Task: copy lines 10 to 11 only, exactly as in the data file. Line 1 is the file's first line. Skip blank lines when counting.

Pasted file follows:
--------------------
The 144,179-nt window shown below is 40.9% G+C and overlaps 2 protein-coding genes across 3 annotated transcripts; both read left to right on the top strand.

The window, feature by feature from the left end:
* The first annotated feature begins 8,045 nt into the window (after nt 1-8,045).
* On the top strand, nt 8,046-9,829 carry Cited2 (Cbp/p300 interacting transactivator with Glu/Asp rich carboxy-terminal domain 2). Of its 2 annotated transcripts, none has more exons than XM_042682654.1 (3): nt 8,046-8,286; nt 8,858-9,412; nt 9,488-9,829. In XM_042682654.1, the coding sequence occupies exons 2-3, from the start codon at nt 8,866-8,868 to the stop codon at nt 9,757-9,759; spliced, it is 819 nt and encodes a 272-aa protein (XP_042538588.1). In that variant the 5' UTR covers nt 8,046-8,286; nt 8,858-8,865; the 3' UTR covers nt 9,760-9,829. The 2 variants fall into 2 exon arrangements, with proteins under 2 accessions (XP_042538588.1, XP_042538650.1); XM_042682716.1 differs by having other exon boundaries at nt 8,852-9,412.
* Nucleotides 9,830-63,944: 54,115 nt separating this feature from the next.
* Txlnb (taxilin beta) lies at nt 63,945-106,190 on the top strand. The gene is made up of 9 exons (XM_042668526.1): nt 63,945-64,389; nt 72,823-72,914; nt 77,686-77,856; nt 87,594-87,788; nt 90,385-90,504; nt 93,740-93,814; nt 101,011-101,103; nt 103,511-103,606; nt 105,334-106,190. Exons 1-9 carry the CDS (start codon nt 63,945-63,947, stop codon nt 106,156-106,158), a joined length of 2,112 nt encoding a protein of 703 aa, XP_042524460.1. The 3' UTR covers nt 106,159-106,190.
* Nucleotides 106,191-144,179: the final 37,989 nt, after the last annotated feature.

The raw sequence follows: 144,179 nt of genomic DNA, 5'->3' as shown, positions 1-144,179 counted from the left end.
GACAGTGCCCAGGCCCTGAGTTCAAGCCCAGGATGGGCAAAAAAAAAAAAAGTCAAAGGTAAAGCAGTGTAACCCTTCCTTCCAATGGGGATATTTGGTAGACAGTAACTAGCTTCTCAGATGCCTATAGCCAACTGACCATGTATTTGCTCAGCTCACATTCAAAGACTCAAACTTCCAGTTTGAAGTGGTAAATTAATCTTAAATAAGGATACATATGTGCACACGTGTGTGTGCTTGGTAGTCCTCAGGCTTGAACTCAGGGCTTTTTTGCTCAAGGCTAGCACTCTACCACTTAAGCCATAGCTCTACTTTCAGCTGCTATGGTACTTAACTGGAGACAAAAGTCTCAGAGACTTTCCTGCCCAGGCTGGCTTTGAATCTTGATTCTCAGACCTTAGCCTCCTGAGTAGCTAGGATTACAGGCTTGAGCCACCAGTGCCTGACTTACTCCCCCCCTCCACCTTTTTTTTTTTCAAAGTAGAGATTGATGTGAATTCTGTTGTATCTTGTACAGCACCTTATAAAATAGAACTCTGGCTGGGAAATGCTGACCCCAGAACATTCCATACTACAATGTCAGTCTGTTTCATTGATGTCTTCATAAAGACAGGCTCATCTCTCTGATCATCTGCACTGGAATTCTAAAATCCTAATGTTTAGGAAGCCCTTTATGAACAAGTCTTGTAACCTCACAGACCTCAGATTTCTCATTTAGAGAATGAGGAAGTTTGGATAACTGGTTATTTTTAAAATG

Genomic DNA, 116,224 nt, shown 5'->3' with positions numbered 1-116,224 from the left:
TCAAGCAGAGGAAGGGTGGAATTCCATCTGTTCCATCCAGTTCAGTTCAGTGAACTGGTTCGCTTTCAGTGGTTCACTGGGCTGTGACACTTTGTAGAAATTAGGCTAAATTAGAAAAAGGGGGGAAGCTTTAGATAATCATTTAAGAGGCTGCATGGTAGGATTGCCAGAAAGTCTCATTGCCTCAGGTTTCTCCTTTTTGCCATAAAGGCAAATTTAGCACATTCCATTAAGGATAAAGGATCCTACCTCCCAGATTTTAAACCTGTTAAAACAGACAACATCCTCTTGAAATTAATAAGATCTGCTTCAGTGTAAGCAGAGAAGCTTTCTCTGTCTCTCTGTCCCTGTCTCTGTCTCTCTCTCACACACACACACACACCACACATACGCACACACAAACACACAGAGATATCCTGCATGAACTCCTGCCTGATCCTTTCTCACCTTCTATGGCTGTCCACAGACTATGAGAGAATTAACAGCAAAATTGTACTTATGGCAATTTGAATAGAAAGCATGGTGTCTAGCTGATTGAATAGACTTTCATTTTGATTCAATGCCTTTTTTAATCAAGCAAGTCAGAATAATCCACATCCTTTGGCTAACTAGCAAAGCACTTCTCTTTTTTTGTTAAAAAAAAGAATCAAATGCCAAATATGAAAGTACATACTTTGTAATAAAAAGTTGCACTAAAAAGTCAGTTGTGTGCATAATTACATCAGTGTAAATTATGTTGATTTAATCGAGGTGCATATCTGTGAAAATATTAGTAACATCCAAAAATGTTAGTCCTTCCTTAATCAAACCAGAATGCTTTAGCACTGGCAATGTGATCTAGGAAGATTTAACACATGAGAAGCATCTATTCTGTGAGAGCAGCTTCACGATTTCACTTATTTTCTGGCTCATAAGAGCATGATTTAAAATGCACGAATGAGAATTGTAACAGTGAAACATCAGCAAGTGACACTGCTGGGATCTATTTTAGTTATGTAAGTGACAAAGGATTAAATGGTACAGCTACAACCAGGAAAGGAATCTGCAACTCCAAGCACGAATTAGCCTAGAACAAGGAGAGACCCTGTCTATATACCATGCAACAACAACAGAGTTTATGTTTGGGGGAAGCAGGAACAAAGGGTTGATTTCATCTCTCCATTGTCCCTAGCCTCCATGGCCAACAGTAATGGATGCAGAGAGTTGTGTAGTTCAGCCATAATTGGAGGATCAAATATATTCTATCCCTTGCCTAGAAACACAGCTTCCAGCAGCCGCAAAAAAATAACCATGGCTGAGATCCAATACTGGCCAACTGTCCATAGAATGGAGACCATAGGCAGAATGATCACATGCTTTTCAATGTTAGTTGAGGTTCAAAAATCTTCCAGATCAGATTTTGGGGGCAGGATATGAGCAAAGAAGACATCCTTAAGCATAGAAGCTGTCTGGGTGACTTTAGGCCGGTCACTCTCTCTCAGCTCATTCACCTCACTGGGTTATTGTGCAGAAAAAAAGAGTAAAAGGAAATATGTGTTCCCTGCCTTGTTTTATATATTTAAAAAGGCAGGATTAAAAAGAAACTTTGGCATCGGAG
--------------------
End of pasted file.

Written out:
Genomic DNA, 116,224 nt, shown 5'->3' with positions numbered 1-116,224 from the left:
TCAAGCAGAGGAAGGGTGGAATTCCATCTGTTCCATCCAGTTCAGTTCAGTGAACTGGTTCGCTTTCAGTGGTTCACTGGGCTGTGACACTTTGTAGAAATTAGGCTAAATTAGAAAAAGGGGGGAAGCTTTAGATAATCATTTAAGAGGCTGCATGGTAGGATTGCCAGAAAGTCTCATTGCCTCAGGTTTCTCCTTTTTGCCATAAAGGCAAATTTAGCACATTCCATTAAGGATAAAGGATCCTACCTCCCAGATTTTAAACCTGTTAAAACAGACAACATCCTCTTGAAATTAATAAGATCTGCTTCAGTGTAAGCAGAGAAGCTTTCTCTGTCTCTCTGTCCCTGTCTCTGTCTCTCTCTCACACACACACACACACCACACATACGCACACACAAACACACAGAGATATCCTGCATGAACTCCTGCCTGATCCTTTCTCACCTTCTATGGCTGTCCACAGACTATGAGAGAATTAACAGCAAAATTGTACTTATGGCAATTTGAATAGAAAGCATGGTGTCTAGCTGATTGAATAGACTTTCATTTTGATTCAATGCCTTTTTTAATCAAGCAAGTCAGAATAATCCACATCCTTTGGCTAACTAGCAAAGCACTTCTCTTTTTTTGTTAAAAAAAAGAATCAAATGCCAAATATGAAAGTACATACTTTGTAATAAAAAGTTGCACTAAAAAGTCAGTTGTGTGCATAATTACATCAGTGTAAATTATGTTGATTTAATCGAGGTGCATATCTGTGAAAATATTAGTAACATCCAAAAATGTTAGTCCTTCCTTAATCAAACCAGAATGCTTTAGCACTGGCAATGTGATCTAGGAAGATTTAACACATGAGAAGCATCTATTCTGTGAGAGCAGCTTCACGATTTCACTTATTTTCTGGCTCATAAGAGCATGATTTAAAATGCACGAATGAGAATTGTAACAGTGAAACATCAGCAAGTGACACTGCTGGGATCTATTTTAGTTATGTAAGTGACAAAGGATTAAATGGTACAGCTACAACCAGGAAAGGAATCTGCAACTCCAAGCACGAATTAGCCTAGAACAAGGAGAGACCCTGTCTATATACCATGCAACAACAACAGAGTTTATGTTTGGGGGAAGCAGGAACAAAGGGTTGATTTCATCTCTCCATTGTCCCTAGCCTCCATGGCCAACAGTAATGGATGCAGAGAGTTGTGTAGTTCAGCCATAATTGGAGGATCAAATATATTCTATCCCTTGCCTAGAAACACAGCTTCCAGCAGCCGCAAAAAAATAACCATGGCTGAGATCCAATACTGGCCAACTGTCCATAGAATGGAGACCATAGGCAGAATGATCACATGCTTTTCAATGTTAGTTGAGGTTCAAAAATCTTCCAGATCAGATTTTGGGGGCAGGATATGAGCAAAGAAGACATCCTTAAGCATAGAAGCTGTCTGGGTGACTTTAGGCCGGTCACTCTCTCTCAGCTCATTCACCTCACTGGGTTATTGTGCAGAAAAAAAGAGTAAAAGGAAATATGTGTTCCCTGCCTTGTTTTATATATTTAAAAAGGCAGGATTAAAAAGAAACTTTGGCATCGGAG